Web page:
Eight Democrats vying for their party’s nomination for governor shared the stage at their first televised debate Monday. The debate was taped Monday morning and aired at 7 p.m. on Maryland Public Television, WBAL-TV, WBAL Radio and WEAA. In addition, it was simulcast online.
At the Reginald F. Lewis Museum of African American History & Culture in Baltimore, the large group of candidates struggled to distinguish themselves in just one hour of debate.
They were limited to 90-second opening statements and 45-second answers to each question. Afterward, they acknowledged that it was hardly enough time for a substantive policy debate.
“Everyone’s saying the same thing, so it’s very hard for voters to determine who and why they should support an individual,” said former Montgomery County Councilmember Valerie Ervin.
Ervin joined the race as a gubernatorial candidate just last week, after her running mate, Baltimore County Executive Kevin Kamenetz, died suddenly. This was her first real chance to introduce herself to voters as the top of the ticket, and she said she had hoped it would be more of a “real debate,” with time to rebut her opponents.
“We have eight people running, five weeks to go,” she said. “It’s very hard to determine why you would choose any one of us as candidates, and I think that these debates aren’t actually set up to do that.”
The candidates were asked about education, transit, the economy, policing and gerrymandering. On the surface, each seemed to have similar positions on the issues.
For example, WBAL’s Jayne Miller asked whether the candidates would replace the canceled Red Line light rail project in Baltimore with something comparable.
“I would come out in favor and push for at a federal level the Red Line coming back,” said Prince George’s County Executive Rushern Baker. “In addition to that, I’d look at our transit inside Baltimore City so we can make sure, working with the mayor, that we can get people to the job centers from where they are.”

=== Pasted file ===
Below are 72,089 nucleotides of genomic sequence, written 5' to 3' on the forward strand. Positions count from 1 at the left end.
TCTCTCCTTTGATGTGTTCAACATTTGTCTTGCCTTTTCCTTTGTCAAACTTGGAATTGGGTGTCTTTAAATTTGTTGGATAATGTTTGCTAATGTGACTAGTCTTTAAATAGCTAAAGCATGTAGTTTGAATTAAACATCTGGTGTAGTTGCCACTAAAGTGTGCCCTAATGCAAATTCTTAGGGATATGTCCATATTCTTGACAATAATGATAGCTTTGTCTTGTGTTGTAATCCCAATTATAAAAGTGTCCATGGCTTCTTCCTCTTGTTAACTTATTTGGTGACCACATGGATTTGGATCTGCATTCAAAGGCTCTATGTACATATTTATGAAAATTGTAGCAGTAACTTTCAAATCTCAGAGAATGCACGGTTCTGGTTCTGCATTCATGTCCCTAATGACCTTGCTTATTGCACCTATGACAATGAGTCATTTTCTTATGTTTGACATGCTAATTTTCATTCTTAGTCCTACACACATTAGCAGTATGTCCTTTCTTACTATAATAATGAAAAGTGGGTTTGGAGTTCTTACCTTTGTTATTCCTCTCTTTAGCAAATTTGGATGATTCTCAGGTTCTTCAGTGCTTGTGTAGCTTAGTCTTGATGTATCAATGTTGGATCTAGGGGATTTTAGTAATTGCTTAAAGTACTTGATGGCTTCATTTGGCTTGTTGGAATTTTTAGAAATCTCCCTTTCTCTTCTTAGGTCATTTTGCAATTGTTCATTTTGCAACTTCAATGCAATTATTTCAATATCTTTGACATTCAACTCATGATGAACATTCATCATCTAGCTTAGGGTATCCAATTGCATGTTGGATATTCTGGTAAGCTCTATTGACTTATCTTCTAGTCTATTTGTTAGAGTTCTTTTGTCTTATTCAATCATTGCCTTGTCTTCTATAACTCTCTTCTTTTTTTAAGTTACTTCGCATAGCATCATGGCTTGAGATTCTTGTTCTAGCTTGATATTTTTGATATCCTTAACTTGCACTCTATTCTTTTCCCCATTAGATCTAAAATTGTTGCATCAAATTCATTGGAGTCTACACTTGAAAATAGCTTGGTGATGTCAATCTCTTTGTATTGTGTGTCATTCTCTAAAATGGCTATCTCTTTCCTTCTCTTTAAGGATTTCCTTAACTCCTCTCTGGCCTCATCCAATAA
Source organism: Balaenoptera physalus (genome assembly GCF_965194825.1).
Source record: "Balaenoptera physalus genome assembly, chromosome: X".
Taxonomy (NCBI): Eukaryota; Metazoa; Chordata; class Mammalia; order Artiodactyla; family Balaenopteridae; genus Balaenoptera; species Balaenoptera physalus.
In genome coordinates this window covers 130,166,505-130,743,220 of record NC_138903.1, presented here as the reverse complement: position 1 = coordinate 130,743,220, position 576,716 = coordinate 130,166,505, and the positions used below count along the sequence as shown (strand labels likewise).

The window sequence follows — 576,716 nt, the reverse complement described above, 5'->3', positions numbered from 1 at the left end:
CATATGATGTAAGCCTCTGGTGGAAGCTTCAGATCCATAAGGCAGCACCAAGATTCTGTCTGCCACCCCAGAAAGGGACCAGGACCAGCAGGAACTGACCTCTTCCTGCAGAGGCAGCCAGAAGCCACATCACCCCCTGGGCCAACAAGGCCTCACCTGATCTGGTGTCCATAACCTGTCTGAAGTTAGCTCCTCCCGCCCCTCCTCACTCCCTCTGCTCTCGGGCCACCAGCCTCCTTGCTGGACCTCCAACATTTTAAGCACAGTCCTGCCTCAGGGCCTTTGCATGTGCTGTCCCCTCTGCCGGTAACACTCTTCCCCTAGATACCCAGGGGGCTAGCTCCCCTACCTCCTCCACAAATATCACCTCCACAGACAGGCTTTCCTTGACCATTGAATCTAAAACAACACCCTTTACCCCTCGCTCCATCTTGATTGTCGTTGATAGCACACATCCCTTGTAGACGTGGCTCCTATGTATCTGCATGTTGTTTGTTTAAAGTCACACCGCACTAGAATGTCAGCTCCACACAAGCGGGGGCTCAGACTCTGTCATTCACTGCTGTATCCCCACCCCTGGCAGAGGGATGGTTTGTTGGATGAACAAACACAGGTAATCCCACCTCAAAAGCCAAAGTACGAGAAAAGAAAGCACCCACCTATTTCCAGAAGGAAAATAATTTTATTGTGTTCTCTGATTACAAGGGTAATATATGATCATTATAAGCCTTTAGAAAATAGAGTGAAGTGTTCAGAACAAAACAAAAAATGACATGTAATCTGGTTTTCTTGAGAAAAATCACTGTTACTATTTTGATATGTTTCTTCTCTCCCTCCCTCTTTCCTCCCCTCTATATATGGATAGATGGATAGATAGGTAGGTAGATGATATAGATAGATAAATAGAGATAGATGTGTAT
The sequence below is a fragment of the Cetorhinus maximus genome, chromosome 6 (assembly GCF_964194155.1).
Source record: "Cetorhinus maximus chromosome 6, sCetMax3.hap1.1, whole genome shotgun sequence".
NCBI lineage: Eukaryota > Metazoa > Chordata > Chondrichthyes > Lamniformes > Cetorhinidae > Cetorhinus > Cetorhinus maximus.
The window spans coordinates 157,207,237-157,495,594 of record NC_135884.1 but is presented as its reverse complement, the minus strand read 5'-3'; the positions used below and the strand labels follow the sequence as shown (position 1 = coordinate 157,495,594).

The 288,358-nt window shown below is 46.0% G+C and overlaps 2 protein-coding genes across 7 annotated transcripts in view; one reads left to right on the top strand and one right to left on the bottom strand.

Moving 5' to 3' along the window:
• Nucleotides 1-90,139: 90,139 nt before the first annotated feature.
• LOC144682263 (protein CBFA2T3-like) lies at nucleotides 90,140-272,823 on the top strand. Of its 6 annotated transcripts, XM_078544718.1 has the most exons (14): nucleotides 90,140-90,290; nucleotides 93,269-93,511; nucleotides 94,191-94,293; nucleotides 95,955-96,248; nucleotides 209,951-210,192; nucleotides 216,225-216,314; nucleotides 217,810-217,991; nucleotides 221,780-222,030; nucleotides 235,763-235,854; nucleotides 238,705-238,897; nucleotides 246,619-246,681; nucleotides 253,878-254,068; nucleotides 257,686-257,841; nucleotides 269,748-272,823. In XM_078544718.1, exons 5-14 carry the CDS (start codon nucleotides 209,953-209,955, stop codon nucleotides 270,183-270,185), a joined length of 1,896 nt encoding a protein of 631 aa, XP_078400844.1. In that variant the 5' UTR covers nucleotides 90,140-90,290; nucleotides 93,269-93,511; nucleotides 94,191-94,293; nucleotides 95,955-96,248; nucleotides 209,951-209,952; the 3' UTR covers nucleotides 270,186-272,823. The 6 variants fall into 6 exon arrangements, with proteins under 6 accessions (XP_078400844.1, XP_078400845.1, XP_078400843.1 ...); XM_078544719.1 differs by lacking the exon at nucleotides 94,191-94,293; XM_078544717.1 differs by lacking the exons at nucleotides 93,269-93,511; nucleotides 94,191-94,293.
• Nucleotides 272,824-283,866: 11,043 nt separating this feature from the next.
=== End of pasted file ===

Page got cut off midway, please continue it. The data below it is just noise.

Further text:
Baltimore attorney Jim Shea said that, yes, Maryland needs the Red Line, but the federal funding the project was expecting is no longer available under the Trump Administration.
“In addition to pursuing that, we need alternatives — bus rapid transit, extending the Metro,” he said.
Entrepreneur Alec Ross echoed those calls.
“As governor, I will make bold efforts to take our absolutely pathetic, horrendous, God-awful public transportation system in this region, and bring it into the 21st century,” he said.
The candidates almost unanimously backed increasing school funding.
On gerrymandering, Shea, Baker and former NAACP leader Ben Jealous called for a fair and bipartisan process but said Maryland should not change its system before other states do.
In response to a question about preventing violence in Baltimore City, Baker and state Sen. Richard Madaleno both called for greater state involvement in the effort.
“The state needs to re-engage the way it did, frankly, during the O’Malley administration,” Madaleno said. “When you outlined the thousand murders that have occurred over the last three years, well that was also since Gov. [Larry] Hogan has pulled back its involvement, the state’s involvement with crime fighting in the state of Maryland.”
To be sure, many of the candidates’ policies start to differ at a more detailed level, but the debate did not provide enough time to examine issues that closely.
So the candidates used their backgrounds to differentiate themselves.
Madaleno said afterward that he tried to show how he is informed by 15 years in the General Assembly.
“When you listen to the questions, you saw me answer questions with specifics,” he said. “Like that first question on education, … [my answer] was a very specific thing about tutoring, as opposed to platitudes about education policy.”
During the debate, answers frequently began with a candidate’s background.
When asked about education, Baker highlighted his time running “the second-largest jurisdiction in the state and the second-largest school system.” Ervin cited her time on the Montgomery County Board of Education and the County Council. Ross mentioned that he once taught the sixth grade at a school in West Baltimore.
Monday’s debate was the first of five scheduled before the June 26 primary.